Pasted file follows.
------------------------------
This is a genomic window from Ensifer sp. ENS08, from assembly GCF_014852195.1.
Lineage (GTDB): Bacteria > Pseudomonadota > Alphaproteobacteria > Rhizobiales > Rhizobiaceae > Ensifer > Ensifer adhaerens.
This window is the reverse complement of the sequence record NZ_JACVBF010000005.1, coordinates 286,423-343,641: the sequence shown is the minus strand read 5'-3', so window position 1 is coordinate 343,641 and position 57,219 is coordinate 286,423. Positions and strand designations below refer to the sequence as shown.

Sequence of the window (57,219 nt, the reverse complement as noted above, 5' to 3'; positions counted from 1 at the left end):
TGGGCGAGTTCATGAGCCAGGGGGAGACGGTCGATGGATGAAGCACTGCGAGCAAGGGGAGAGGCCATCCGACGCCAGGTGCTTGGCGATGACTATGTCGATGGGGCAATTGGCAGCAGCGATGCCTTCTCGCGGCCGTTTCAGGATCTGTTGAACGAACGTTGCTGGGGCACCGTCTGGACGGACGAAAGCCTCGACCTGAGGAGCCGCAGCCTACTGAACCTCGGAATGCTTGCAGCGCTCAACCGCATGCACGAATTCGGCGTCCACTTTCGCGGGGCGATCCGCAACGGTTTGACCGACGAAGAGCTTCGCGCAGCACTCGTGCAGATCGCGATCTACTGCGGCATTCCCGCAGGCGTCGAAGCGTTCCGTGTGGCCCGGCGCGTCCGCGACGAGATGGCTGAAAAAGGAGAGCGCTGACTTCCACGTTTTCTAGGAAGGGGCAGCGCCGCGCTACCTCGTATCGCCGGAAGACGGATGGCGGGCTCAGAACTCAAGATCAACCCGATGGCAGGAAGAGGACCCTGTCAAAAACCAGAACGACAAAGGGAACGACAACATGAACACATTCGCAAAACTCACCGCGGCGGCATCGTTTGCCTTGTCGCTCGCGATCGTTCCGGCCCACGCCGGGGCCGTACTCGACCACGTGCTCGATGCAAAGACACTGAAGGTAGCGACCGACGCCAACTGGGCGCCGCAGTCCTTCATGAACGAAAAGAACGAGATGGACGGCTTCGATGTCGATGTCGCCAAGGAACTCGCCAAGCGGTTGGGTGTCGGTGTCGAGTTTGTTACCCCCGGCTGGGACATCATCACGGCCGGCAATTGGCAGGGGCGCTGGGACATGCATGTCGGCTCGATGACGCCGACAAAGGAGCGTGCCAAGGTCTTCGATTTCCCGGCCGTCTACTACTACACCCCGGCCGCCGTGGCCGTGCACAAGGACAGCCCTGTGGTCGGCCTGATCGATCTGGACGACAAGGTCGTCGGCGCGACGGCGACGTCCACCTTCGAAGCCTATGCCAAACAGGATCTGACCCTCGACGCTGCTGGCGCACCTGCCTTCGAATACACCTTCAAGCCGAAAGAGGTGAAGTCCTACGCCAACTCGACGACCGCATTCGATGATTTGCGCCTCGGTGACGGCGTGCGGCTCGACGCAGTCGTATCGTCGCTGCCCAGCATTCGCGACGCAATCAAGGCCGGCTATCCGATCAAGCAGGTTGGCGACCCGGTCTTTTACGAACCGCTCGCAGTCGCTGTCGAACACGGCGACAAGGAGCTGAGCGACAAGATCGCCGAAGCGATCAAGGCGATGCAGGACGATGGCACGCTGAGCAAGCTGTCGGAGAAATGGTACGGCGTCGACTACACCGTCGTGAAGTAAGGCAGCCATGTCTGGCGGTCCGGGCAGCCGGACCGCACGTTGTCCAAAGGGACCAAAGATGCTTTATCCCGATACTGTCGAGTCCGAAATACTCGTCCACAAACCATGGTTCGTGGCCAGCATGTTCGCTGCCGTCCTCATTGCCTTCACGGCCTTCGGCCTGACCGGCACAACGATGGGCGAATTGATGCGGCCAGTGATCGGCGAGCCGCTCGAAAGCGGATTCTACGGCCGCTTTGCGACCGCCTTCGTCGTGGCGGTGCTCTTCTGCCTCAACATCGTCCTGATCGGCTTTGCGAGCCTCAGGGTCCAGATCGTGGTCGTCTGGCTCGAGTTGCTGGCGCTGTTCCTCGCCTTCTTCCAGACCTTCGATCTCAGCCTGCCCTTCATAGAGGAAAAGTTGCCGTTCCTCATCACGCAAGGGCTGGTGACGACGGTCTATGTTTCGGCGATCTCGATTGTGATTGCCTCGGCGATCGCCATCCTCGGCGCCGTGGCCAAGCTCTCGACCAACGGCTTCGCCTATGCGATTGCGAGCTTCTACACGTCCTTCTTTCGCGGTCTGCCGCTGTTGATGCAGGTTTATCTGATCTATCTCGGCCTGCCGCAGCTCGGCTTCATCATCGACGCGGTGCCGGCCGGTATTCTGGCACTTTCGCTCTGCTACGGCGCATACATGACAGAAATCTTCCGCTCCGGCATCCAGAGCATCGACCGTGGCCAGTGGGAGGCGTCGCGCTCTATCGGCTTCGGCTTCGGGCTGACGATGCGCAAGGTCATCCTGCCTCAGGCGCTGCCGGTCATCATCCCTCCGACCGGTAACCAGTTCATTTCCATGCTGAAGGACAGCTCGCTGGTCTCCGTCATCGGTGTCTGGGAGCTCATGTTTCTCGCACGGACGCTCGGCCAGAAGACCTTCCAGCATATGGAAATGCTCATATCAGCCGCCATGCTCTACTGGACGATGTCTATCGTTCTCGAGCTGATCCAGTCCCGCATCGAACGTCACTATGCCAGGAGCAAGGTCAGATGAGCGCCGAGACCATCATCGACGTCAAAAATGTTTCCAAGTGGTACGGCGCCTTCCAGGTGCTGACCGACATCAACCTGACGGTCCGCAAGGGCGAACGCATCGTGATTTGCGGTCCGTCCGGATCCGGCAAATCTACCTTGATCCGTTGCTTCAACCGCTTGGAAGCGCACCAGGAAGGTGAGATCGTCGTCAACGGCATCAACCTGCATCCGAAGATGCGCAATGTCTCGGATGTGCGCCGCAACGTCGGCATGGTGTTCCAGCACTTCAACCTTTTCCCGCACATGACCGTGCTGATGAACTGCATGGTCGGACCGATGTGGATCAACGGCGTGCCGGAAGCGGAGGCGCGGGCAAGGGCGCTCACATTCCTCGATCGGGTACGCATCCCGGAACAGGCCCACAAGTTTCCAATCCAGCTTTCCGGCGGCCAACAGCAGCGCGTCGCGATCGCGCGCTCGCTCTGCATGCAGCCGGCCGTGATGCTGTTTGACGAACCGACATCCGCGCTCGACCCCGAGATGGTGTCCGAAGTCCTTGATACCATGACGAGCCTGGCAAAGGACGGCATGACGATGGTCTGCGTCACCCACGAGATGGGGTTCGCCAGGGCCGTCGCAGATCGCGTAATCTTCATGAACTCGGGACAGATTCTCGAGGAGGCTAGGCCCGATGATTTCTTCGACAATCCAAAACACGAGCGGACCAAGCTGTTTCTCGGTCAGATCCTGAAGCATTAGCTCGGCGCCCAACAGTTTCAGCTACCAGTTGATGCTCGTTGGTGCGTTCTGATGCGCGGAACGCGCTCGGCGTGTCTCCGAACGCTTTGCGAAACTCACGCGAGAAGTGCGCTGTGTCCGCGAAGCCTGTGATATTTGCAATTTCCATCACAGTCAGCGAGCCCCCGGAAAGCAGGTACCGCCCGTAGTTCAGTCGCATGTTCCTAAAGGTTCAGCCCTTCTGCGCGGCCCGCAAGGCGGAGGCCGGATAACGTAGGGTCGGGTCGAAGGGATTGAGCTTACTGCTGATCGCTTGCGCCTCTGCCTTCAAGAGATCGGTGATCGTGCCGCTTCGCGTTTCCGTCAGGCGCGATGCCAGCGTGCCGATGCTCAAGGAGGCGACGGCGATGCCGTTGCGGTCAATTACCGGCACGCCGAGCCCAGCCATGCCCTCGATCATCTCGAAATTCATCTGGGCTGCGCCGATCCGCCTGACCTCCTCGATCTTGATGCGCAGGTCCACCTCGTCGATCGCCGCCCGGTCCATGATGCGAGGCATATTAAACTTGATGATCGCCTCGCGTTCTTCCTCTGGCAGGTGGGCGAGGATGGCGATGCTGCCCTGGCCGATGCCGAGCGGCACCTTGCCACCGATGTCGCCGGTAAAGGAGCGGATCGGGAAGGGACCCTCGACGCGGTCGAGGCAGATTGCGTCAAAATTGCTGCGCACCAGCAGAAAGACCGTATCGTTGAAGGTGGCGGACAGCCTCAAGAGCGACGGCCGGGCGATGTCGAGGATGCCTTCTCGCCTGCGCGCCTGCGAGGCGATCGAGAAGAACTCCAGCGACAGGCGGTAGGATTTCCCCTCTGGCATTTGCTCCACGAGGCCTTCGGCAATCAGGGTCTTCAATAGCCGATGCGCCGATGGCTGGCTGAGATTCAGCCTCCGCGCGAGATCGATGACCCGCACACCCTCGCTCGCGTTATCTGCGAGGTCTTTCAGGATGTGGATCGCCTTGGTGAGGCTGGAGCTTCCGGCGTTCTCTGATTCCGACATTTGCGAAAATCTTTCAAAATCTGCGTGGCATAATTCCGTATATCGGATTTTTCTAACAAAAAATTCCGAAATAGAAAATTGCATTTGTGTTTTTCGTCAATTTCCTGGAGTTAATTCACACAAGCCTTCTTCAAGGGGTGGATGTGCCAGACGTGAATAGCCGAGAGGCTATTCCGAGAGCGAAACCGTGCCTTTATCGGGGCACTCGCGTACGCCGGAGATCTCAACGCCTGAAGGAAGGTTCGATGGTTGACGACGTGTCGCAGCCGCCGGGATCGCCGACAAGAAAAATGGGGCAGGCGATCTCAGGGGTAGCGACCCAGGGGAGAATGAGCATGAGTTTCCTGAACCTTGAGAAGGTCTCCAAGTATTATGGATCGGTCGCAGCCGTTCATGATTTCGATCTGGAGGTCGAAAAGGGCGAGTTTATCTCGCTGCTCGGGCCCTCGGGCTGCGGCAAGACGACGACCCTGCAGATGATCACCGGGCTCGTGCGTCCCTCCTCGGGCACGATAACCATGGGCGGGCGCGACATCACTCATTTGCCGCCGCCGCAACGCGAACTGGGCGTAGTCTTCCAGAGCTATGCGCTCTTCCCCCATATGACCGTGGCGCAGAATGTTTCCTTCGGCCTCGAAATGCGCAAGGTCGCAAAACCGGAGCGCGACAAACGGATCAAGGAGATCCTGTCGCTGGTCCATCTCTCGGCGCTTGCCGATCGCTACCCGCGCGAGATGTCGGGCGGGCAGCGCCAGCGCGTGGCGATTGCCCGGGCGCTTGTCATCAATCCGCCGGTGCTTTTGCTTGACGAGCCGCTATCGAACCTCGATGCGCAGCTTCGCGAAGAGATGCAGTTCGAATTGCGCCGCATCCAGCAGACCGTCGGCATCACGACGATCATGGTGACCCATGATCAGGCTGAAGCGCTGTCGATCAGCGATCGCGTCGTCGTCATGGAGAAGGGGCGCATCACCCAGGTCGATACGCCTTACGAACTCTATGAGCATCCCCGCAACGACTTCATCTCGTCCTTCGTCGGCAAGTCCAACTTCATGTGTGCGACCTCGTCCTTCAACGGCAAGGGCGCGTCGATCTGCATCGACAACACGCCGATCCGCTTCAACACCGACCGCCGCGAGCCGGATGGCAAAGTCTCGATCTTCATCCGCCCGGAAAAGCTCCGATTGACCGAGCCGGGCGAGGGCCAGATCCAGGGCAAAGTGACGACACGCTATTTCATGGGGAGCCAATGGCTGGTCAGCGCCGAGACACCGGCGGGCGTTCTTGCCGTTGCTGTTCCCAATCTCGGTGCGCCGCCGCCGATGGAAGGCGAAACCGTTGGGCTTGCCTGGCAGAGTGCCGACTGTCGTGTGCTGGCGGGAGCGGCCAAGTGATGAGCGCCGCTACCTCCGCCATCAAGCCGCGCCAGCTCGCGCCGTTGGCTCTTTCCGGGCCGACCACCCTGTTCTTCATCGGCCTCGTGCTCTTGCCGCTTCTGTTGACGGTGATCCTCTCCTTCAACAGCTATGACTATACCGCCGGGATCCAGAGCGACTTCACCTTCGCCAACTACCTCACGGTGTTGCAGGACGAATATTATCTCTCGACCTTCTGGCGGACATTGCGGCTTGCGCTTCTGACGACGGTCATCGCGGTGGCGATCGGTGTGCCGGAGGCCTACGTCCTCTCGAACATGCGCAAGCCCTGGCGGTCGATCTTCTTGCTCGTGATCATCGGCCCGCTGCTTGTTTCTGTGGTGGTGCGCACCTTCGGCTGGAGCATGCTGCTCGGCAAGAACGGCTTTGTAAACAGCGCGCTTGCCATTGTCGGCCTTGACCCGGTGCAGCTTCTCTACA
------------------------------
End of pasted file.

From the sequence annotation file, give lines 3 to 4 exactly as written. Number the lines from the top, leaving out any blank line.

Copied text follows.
This window is the reverse complement of the sequence record NZ_JACVBF010000005.1, coordinates 286,423-343,641: the sequence shown is the minus strand read 5'-3', so window position 1 is coordinate 343,641 and position 57,219 is coordinate 286,423. Positions and strand designations below refer to the sequence as shown.

Sequence of the window (57,219 nt, the reverse complement as noted above, 5' to 3'; positions counted from 1 at the left end):